Genesis 49: The Blessings of the Sons of Israel

As Jacob (Israel) nears the end of his life, he gathers his sons together to give them their individualized blessings. The information passed on from Israel to his sons is once more prophetic, providing clues on what each son will do or how they will fare in the expanse of their lives.

In the larger context though, the important theme here is the full meanings of the blessings of these sons. When Jews are referred to as “the nation of Israel” or “the children of Israel”, it is in reference to the children of Jacob as we have come to know them. And the blessings that we have here can be interpreted as blessings not only for the individual sons, but also as prophecy for the 12 tribes that will come from the sons (including Ephraim and Manasseh, which received their blessings in chapter 48). The words of blessing given to each son are hints of the future for each tribe.

Although Issachar was born before Zebulun (Genesis 30), Zebulun is mentioned before Issachar in Israel’s spoken blessings. Naphtali is also out of order here as Genesis 30 has him being born after Dan where here in Genesis 49, Naphtali is listed after Asher. These are the only inconsistencies in the order of the sons’ receiving blessings from Israel, and they are likely insignificant.

Here is a summary of the blessings for each son:

  • Reuben: At first Reuben is praised for being firstborn, but his mistake of bedding his father’s concubine Bilhah has ruined his propensity for success.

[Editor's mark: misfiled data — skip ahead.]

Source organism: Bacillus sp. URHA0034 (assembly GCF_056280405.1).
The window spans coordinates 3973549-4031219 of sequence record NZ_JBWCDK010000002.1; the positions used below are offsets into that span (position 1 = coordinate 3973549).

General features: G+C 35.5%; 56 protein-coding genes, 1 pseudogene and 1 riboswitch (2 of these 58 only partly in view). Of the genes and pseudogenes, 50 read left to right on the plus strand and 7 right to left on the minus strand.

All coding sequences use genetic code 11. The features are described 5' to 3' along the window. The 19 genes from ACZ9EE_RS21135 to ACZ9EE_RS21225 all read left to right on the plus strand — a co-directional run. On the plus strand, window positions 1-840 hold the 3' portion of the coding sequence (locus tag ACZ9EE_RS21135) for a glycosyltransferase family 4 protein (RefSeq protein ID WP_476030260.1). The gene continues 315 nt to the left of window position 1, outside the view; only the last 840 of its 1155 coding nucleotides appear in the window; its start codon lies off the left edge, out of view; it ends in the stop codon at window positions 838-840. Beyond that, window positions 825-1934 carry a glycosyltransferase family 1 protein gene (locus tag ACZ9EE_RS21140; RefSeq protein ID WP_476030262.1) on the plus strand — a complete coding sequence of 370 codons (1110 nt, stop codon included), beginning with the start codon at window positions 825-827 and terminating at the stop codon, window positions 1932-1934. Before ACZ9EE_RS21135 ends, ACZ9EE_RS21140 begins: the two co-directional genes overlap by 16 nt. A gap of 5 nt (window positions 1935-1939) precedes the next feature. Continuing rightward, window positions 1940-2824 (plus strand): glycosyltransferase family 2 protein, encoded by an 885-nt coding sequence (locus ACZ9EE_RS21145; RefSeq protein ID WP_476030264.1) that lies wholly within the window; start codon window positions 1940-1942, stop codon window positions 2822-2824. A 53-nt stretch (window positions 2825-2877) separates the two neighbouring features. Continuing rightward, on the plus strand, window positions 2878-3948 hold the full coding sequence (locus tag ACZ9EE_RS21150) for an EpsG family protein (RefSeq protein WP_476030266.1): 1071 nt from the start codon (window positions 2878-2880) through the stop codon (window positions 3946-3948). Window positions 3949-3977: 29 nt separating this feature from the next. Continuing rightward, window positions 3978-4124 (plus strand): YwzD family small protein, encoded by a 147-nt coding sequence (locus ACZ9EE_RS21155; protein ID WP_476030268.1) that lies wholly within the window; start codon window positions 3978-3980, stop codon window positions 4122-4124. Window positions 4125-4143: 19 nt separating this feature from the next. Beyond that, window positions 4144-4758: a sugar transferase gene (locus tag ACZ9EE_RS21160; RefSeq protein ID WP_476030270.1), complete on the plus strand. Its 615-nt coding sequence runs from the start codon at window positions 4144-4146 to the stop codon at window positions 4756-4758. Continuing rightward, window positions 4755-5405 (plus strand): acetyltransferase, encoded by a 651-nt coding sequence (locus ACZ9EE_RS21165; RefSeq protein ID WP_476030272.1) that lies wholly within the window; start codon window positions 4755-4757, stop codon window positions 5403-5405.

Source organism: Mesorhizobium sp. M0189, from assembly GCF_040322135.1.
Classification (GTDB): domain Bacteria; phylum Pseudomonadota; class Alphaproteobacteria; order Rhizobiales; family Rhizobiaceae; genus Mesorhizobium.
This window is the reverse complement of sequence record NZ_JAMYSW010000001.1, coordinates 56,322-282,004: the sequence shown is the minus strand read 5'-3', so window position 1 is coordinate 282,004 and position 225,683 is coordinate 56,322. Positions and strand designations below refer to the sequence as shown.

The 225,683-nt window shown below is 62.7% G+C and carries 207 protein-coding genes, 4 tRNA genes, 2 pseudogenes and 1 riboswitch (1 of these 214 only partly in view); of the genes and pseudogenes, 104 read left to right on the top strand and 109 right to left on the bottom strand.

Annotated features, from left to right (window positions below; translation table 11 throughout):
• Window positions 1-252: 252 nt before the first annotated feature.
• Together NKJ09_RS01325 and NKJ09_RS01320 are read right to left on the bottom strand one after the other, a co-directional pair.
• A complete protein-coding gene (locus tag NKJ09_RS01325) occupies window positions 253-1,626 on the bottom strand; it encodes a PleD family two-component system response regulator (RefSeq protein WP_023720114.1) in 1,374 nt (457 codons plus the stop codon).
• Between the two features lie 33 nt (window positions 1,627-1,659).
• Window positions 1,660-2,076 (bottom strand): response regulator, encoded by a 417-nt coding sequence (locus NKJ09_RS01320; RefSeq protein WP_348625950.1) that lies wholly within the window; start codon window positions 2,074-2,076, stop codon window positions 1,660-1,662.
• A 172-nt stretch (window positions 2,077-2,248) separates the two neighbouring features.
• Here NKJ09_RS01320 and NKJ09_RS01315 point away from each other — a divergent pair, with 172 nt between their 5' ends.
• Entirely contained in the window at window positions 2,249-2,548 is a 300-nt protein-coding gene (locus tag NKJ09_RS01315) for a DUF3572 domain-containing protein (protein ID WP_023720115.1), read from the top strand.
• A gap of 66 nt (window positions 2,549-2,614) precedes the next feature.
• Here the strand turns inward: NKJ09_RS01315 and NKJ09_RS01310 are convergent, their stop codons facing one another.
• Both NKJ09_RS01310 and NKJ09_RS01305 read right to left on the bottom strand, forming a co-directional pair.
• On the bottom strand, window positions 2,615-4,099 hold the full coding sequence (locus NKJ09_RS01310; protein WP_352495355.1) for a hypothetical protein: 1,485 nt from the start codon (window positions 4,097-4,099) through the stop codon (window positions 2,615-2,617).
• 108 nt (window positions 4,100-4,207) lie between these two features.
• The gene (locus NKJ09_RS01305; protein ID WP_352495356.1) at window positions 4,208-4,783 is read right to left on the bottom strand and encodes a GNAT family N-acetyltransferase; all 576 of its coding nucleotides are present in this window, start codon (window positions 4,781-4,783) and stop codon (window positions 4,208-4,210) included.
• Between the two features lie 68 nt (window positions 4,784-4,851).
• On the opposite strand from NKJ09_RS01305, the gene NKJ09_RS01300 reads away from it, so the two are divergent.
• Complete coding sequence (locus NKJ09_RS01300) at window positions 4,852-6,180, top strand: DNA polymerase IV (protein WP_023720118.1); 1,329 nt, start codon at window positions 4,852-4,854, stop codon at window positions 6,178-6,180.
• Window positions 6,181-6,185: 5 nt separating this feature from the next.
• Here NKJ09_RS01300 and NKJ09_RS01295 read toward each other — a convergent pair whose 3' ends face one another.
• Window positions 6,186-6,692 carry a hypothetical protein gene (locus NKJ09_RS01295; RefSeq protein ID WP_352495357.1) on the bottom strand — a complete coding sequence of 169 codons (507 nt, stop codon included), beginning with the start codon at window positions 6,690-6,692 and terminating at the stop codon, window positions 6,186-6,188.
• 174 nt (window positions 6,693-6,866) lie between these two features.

• Simeon and Levi: You may recall how Simeon and Levi led the charge of retribution after their sister Dinah was taken against her will in Genesis 34. Because of their cruelty (which should preferably have been righteous anger), these two brothers will not be given specific lands, but rather their dwelling places will be scattered.
  • Judah: Judah’s blessing is glowing because it is the tribe that will bring Christ. The glory of the triumphant lion vanquishing his enemies is parallel to Jesus’ defeat of Satan from the cross. The description of Judah including praise and eventual success helps us to understand the coming glory of Jesus.
  • Zebulun: His blessings will be among the northern coastlands of Phonecia.
  • Isaachar: Issachar’s legacy will be one of slavery.
  • Dan: Dan will have a legacy of those who will serve as judges.
  • Gad: Although Gad will encounter much difficulty, victory will be had in the end.
  • Asher: Asher’s legacy is hopeful and pleasant.
  • Naphtali: Naphtali’s legacy is also a very good one.
  • Joseph: Joseph’s great strength of character, his great faith and his abilities to excel and succeed take center stage in his blessings. Only Judah’s blessings can rival the ones that Joseph receives. Israel praises Joseph as the Shepherd, the Stone of Israel. He is one who provides great blessings for his people with the help of God.
  • Benjamin: Benjamin’s blessing has an ominous ring to it, but at least it does not portend evil or negative connotations for Benjamin and his family.

In the final verses of this chapter, Israel’s death is recorded. Like his forefathers, he desires to be buried with his family that preceded him. It is comforting to us in a familial way that Israel remembers how Abraham came to be in possession of the cave where he wants to be buried. It reminds us of memories that we have of our own families and in a small way we can relate.

At the final summary of Israel’s life, we can forgive the mistakes that he made early on and come to see the full picture of the heritage of faith and godliness that he leaves with his sons. Of course, it is not up to us to forgive him, but we can also identify the peaks and valleys of our own spiritual journey when we look at the whole of Israel’s life.

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